Thursday, November 20, 2014

A good day for government transparency

Posted By on Thu, Nov 20, 2014 at 2:45 PM

click to enlarge dennynester.jpg

OK. OK. I realize not everyone gets excited about government disclosure. But I do, and most journalists do, so we just feel compelled to tell that it appears the city Audit Committee is on a path toward more openness.

As we reported in this week's edition
, the committee today took up the matter of how the City Auditor's Office reports on its work. The committee previously allowed results to be summarized in a one-page report.

Auditor Denny Nester tells us via voice mail that he's been directed to provide one-page reports only for audits that have no findings. For audits that have do have findings, such as policy lapses or system failures, the committee wants a longer report, though not necessarily a full-blown report, depending on whether the audit is routine or a special audit. (Routine, or standard audits, cover such things as cash disbursements and cash receipts.)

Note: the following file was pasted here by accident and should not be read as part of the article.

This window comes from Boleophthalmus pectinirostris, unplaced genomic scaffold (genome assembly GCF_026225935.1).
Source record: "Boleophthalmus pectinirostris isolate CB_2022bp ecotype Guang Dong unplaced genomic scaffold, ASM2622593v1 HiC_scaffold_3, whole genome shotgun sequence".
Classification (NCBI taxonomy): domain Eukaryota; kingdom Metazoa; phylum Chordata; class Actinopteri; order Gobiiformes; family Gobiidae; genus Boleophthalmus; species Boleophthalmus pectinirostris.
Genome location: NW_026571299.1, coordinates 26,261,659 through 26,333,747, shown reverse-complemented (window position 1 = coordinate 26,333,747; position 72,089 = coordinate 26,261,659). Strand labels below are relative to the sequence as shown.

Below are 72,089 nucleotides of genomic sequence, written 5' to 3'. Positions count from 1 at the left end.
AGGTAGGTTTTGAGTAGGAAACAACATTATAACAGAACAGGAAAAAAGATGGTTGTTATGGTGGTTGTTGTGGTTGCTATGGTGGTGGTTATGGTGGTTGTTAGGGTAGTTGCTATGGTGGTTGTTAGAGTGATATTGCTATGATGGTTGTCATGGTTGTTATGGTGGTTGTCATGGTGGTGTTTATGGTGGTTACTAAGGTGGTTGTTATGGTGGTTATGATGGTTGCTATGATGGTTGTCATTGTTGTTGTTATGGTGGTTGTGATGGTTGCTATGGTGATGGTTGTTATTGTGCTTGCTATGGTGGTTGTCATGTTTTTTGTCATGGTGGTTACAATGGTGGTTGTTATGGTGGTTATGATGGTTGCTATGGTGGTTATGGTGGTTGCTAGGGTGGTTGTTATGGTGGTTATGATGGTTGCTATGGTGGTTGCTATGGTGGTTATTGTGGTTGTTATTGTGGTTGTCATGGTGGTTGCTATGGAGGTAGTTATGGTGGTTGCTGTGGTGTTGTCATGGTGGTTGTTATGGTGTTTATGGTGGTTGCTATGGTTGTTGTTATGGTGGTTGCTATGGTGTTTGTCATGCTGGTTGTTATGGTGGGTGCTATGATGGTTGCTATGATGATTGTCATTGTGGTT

Special audits are those designated by the Audit Committee or at the request of the mayor on a specific topic.

Sensitive audits planned for next year include some hot-button issues:

— City and Springs Utilities outsourced fleet maintenance contract
— Cell phone bill accuracy
— City of Colorado Springs consulting agreements
— Use of outside legal counsel
— IT issues
— Urban Renewal Authority
— Health care costs
— Springs Airport ground transportation contractors
— Utilities' pollution control project involving Neumann Systems Group's technology, among others.

Nester says the Audit Committee will direct him at its Dec. 18  Jan. 15 meeting which of the "sensitive" audits planned for 2015 will require full audit reports, which include explanations of methodology and detailed examples that led to the audit's findings.

Moreover, Nester says, the committee directed him to make back-up materials on audits with findings available for public scrutiny.

"If there are findings, the public will have access to those findings and materials that explain what those findings were," Nester says. "If it’s a sensitive report, even if there are no findings, you’ll have more background information."
Here's the full 2015-2017 audit plan.

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